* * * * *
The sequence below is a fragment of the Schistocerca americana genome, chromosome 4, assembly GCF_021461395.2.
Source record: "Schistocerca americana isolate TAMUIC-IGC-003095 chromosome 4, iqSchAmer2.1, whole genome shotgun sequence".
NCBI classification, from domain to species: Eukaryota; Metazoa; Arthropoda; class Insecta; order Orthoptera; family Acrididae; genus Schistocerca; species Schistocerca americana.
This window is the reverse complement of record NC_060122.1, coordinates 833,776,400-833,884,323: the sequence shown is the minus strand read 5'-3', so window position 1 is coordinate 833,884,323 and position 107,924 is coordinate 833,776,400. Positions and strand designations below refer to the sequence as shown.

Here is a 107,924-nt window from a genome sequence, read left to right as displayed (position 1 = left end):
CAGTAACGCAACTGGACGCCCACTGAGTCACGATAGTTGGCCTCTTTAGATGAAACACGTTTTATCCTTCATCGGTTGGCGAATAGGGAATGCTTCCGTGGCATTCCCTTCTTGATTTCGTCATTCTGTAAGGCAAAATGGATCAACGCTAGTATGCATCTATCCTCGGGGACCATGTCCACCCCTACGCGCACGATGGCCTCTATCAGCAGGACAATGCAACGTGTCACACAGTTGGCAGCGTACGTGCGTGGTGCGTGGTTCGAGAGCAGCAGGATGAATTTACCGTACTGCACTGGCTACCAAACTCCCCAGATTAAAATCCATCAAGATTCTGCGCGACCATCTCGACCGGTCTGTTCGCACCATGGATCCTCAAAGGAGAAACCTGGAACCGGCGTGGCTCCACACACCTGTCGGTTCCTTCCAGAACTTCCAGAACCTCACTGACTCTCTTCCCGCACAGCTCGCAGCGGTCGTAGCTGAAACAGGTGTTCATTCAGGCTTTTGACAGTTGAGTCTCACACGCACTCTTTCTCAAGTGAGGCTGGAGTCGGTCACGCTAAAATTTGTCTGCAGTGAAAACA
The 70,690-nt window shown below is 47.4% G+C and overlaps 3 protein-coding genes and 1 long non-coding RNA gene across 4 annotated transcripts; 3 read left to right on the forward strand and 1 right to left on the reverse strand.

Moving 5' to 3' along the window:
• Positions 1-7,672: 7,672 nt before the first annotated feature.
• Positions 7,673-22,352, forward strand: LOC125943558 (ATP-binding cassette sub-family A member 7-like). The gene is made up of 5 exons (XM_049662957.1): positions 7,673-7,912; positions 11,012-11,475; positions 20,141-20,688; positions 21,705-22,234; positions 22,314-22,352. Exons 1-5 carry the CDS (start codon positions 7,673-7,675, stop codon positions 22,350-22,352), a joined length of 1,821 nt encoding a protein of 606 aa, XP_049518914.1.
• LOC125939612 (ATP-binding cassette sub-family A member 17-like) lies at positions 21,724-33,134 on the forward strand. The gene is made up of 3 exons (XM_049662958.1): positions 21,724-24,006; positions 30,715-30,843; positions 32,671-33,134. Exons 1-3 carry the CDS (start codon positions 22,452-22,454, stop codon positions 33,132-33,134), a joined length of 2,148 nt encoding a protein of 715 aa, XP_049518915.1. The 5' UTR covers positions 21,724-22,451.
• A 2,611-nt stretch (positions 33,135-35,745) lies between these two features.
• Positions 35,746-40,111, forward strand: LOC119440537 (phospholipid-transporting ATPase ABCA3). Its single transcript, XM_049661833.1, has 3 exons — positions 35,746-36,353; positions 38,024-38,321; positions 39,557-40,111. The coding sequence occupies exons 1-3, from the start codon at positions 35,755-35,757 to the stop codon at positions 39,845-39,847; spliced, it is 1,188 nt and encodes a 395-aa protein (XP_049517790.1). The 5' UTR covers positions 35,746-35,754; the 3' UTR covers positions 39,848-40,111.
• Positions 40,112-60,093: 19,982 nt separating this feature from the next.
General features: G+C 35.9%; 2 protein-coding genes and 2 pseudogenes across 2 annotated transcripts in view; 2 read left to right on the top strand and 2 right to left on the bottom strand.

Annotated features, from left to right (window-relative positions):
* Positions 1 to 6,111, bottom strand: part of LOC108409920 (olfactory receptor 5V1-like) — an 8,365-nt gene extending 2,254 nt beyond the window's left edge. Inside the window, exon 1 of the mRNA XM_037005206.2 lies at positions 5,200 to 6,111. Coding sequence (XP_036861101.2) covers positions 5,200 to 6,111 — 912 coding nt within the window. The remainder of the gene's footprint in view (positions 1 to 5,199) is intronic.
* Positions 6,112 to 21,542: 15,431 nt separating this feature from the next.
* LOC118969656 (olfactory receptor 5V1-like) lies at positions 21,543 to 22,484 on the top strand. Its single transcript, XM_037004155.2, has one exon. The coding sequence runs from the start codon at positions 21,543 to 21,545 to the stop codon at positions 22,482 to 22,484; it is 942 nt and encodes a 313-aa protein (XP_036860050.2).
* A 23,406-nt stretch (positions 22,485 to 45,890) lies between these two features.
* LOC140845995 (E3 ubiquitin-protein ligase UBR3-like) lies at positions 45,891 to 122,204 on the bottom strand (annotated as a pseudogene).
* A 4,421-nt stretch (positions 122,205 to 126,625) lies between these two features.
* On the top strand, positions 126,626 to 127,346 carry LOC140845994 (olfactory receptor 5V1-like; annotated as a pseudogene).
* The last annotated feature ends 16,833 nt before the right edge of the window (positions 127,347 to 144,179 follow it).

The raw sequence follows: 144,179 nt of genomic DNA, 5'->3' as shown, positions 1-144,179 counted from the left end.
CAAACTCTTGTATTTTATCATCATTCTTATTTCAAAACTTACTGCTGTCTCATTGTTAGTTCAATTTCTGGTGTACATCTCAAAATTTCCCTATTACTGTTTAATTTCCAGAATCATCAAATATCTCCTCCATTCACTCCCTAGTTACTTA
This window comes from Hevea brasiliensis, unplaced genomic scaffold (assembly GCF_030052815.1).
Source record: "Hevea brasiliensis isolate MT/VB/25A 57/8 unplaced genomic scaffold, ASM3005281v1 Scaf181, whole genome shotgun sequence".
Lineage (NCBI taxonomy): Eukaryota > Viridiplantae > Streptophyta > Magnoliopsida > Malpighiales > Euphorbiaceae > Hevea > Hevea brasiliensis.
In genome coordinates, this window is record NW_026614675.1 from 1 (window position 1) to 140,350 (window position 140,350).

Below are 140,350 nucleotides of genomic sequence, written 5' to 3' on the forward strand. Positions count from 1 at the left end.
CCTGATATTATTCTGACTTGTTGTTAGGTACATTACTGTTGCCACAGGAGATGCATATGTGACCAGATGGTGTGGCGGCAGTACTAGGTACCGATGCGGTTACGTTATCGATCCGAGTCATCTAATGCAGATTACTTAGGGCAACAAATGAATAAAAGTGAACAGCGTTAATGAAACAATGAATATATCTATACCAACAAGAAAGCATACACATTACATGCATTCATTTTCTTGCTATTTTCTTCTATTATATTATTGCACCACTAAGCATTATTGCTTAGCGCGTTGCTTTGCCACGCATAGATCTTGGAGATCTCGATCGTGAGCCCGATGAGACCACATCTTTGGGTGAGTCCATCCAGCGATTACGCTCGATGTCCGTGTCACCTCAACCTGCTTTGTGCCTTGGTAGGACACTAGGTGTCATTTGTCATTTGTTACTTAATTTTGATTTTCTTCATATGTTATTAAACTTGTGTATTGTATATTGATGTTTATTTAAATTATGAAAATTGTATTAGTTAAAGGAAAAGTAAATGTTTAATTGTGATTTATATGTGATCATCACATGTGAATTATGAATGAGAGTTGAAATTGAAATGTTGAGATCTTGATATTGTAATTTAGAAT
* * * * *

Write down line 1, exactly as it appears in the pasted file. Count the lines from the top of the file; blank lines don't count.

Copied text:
The sequence below is a fragment of the Schistocerca americana genome, chromosome 4, assembly GCF_021461395.2.